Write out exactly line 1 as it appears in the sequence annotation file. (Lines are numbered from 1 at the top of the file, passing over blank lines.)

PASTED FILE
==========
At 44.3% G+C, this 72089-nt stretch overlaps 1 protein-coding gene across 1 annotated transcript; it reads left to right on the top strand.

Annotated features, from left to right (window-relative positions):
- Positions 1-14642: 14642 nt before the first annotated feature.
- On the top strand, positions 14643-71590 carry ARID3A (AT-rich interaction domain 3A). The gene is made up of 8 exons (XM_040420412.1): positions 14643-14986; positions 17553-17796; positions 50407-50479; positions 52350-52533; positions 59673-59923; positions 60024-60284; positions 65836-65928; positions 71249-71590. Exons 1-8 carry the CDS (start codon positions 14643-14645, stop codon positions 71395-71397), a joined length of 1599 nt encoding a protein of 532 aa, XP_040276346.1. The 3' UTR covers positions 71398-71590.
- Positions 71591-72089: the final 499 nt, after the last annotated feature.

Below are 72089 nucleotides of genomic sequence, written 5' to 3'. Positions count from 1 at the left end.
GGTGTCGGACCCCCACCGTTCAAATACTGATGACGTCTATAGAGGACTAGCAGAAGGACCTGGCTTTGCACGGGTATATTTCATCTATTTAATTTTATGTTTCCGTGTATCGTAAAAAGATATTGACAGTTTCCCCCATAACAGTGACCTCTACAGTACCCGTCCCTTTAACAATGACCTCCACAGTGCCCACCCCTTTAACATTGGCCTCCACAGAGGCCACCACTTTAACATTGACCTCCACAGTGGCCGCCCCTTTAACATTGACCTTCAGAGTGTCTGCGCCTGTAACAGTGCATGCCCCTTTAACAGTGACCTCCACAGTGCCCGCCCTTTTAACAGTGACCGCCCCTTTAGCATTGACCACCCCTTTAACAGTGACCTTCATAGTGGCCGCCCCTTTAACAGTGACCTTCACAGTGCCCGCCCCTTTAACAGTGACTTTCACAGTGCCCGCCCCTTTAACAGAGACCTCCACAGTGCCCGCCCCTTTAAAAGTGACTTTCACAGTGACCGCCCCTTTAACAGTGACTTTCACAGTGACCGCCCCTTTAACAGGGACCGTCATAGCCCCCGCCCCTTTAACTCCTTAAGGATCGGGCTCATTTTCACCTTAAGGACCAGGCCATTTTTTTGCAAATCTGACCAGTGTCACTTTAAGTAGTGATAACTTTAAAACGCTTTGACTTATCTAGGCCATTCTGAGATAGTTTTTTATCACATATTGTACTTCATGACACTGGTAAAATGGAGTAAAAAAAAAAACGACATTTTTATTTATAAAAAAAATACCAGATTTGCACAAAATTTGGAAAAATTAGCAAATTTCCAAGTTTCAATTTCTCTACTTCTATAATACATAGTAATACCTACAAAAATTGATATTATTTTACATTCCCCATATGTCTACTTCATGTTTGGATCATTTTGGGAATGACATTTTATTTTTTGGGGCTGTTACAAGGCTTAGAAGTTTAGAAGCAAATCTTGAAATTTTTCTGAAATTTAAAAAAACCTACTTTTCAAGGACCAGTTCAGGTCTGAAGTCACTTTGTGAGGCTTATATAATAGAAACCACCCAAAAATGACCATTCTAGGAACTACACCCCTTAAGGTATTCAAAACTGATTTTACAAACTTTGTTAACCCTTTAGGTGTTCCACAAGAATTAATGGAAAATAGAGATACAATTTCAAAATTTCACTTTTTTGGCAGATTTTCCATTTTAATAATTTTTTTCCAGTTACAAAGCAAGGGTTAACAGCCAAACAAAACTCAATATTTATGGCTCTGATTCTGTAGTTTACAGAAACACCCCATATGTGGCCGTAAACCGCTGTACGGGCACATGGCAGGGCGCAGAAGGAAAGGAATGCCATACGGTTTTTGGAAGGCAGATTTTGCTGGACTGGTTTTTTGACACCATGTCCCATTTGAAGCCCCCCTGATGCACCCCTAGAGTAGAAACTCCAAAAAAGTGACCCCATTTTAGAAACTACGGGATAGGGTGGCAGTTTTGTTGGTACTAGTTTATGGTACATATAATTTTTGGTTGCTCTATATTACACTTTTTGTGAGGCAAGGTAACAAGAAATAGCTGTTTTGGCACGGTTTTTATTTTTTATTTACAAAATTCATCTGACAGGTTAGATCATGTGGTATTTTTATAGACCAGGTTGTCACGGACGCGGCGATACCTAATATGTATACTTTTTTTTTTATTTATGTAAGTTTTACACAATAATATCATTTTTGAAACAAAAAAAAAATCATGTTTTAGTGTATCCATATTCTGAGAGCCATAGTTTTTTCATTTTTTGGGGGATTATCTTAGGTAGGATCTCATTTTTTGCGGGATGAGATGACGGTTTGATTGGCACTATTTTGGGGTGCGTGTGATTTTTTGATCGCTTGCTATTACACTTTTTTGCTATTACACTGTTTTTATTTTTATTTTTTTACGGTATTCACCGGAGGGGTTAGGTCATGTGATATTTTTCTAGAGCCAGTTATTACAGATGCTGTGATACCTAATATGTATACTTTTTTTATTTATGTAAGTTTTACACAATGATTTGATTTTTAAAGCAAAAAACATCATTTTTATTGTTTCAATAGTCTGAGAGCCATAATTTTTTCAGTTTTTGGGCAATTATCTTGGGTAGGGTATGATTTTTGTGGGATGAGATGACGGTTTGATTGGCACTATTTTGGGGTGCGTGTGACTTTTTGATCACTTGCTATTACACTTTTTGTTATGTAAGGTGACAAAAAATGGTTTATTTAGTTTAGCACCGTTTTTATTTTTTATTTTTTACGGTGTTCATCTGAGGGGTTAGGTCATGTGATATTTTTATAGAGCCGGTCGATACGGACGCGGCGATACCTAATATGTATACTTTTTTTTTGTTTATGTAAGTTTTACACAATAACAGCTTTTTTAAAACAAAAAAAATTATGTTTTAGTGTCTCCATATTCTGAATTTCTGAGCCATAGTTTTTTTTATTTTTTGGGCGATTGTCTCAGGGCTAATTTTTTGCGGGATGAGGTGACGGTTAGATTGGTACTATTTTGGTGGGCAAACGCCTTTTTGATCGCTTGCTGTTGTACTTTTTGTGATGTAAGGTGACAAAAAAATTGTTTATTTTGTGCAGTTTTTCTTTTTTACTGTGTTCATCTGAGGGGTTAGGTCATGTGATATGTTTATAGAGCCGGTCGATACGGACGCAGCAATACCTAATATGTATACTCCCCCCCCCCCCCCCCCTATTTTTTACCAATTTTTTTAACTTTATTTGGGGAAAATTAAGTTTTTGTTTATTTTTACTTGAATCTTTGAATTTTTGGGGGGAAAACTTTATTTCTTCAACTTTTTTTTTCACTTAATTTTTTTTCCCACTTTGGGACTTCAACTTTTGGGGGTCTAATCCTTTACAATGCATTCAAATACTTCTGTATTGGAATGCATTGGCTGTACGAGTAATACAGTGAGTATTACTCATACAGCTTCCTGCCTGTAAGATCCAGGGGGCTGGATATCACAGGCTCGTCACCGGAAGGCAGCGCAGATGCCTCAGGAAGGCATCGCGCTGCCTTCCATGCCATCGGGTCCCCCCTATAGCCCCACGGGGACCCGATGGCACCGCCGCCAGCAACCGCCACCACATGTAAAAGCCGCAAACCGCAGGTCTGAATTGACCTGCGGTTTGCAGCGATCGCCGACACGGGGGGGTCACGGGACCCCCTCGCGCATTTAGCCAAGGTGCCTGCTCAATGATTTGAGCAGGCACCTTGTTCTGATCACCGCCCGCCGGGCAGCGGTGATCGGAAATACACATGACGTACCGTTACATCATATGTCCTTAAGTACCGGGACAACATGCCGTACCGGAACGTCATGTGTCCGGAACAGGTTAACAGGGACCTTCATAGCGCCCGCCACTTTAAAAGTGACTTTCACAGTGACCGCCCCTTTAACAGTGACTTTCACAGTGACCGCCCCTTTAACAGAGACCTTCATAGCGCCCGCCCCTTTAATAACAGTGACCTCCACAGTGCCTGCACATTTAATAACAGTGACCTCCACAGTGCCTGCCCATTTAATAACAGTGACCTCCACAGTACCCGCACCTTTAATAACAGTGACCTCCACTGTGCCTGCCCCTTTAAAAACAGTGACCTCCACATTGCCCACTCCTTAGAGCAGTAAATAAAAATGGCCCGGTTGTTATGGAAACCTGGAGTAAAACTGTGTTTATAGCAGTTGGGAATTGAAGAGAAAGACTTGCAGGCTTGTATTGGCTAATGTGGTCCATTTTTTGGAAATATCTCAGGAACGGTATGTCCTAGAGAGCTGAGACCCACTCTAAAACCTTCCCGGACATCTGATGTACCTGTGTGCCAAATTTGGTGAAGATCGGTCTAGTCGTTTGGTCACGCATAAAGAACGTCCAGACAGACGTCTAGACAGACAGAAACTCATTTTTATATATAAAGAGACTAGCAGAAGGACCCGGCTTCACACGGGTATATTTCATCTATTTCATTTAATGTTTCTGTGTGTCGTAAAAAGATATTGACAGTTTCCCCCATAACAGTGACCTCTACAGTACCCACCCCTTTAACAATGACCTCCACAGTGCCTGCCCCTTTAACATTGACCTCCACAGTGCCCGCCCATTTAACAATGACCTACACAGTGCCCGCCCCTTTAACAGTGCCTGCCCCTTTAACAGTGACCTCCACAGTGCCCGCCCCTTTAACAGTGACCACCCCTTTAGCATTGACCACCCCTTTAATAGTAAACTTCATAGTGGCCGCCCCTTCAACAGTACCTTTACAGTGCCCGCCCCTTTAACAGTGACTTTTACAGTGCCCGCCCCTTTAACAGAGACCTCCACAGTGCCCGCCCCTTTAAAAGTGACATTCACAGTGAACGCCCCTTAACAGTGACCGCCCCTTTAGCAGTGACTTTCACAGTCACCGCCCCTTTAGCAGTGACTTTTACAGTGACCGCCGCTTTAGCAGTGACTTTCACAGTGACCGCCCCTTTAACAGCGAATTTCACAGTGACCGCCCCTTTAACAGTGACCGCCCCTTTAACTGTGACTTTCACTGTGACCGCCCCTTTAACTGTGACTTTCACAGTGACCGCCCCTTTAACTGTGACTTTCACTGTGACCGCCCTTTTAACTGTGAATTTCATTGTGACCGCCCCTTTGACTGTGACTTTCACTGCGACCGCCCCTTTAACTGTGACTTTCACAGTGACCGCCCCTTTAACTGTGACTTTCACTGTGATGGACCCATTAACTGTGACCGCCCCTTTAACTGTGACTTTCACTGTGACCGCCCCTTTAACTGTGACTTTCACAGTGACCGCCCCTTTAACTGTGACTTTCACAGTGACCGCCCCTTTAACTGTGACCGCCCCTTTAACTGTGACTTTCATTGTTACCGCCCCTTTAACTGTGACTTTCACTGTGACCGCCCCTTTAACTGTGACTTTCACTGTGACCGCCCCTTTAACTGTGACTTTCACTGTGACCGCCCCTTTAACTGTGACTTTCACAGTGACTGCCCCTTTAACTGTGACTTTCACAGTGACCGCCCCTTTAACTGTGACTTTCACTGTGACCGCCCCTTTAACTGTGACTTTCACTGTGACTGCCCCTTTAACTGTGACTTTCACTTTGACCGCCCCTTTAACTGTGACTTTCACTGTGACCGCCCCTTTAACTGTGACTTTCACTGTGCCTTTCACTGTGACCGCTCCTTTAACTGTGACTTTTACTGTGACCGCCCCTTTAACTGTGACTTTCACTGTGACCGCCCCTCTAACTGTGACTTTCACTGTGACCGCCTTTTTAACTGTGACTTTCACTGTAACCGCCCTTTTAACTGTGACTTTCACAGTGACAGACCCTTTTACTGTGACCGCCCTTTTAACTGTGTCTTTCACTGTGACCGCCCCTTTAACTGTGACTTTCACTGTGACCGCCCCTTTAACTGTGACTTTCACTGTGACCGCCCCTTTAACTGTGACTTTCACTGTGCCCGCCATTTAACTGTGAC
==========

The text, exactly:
At 44.3% G+C, this 72089-nt stretch overlaps 1 protein-coding gene across 1 annotated transcript; it reads left to right on the top strand.